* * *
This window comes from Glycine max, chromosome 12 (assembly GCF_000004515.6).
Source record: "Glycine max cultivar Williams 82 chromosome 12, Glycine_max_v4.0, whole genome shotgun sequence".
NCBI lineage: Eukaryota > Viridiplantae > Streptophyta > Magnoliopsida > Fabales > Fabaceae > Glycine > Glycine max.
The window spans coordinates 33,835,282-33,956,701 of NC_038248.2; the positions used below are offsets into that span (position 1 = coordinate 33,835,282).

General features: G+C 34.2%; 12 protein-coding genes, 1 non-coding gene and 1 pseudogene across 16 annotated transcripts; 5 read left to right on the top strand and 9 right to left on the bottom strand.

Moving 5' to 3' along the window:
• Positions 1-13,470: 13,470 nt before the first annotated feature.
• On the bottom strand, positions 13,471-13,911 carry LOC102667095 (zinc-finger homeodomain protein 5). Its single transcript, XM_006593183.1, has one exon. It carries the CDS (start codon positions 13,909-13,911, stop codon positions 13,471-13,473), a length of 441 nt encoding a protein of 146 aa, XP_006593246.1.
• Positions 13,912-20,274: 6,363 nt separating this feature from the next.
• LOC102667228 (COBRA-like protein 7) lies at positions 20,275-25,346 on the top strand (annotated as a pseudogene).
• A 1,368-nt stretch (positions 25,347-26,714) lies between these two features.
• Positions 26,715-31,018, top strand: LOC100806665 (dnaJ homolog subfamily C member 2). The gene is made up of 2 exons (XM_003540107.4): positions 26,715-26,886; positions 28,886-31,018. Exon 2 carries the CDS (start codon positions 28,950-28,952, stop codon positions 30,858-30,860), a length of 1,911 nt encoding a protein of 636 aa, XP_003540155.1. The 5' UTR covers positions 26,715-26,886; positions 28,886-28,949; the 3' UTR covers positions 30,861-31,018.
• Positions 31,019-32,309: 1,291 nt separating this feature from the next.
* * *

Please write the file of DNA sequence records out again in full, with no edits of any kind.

This window comes from Glycine max, chromosome 12 (assembly GCF_000004515.6).
Source record: "Glycine max cultivar Williams 82 chromosome 12, Glycine_max_v4.0, whole genome shotgun sequence".
NCBI lineage: Eukaryota > Viridiplantae > Streptophyta > Magnoliopsida > Fabales > Fabaceae > Glycine > Glycine max.
The window spans coordinates 33,835,282-33,956,701 of NC_038248.2; the positions used below are offsets into that span (position 1 = coordinate 33,835,282).

General features: G+C 34.2%; 12 protein-coding genes, 1 non-coding gene and 1 pseudogene across 16 annotated transcripts; 5 read left to right on the top strand and 9 right to left on the bottom strand.

Moving 5' to 3' along the window:
• Positions 1-13,470: 13,470 nt before the first annotated feature.
• On the bottom strand, positions 13,471-13,911 carry LOC102667095 (zinc-finger homeodomain protein 5). Its single transcript, XM_006593183.1, has one exon. It carries the CDS (start codon positions 13,909-13,911, stop codon positions 13,471-13,473), a length of 441 nt encoding a protein of 146 aa, XP_006593246.1.
• Positions 13,912-20,274: 6,363 nt separating this feature from the next.
• LOC102667228 (COBRA-like protein 7) lies at positions 20,275-25,346 on the top strand (annotated as a pseudogene).
• A 1,368-nt stretch (positions 25,347-26,714) lies between these two features.
• Positions 26,715-31,018, top strand: LOC100806665 (dnaJ homolog subfamily C member 2). The gene is made up of 2 exons (XM_003540107.4): positions 26,715-26,886; positions 28,886-31,018. Exon 2 carries the CDS (start codon positions 28,950-28,952, stop codon positions 30,858-30,860), a length of 1,911 nt encoding a protein of 636 aa, XP_003540155.1. The 5' UTR covers positions 26,715-26,886; positions 28,886-28,949; the 3' UTR covers positions 30,861-31,018.
• Positions 31,019-32,309: 1,291 nt separating this feature from the next.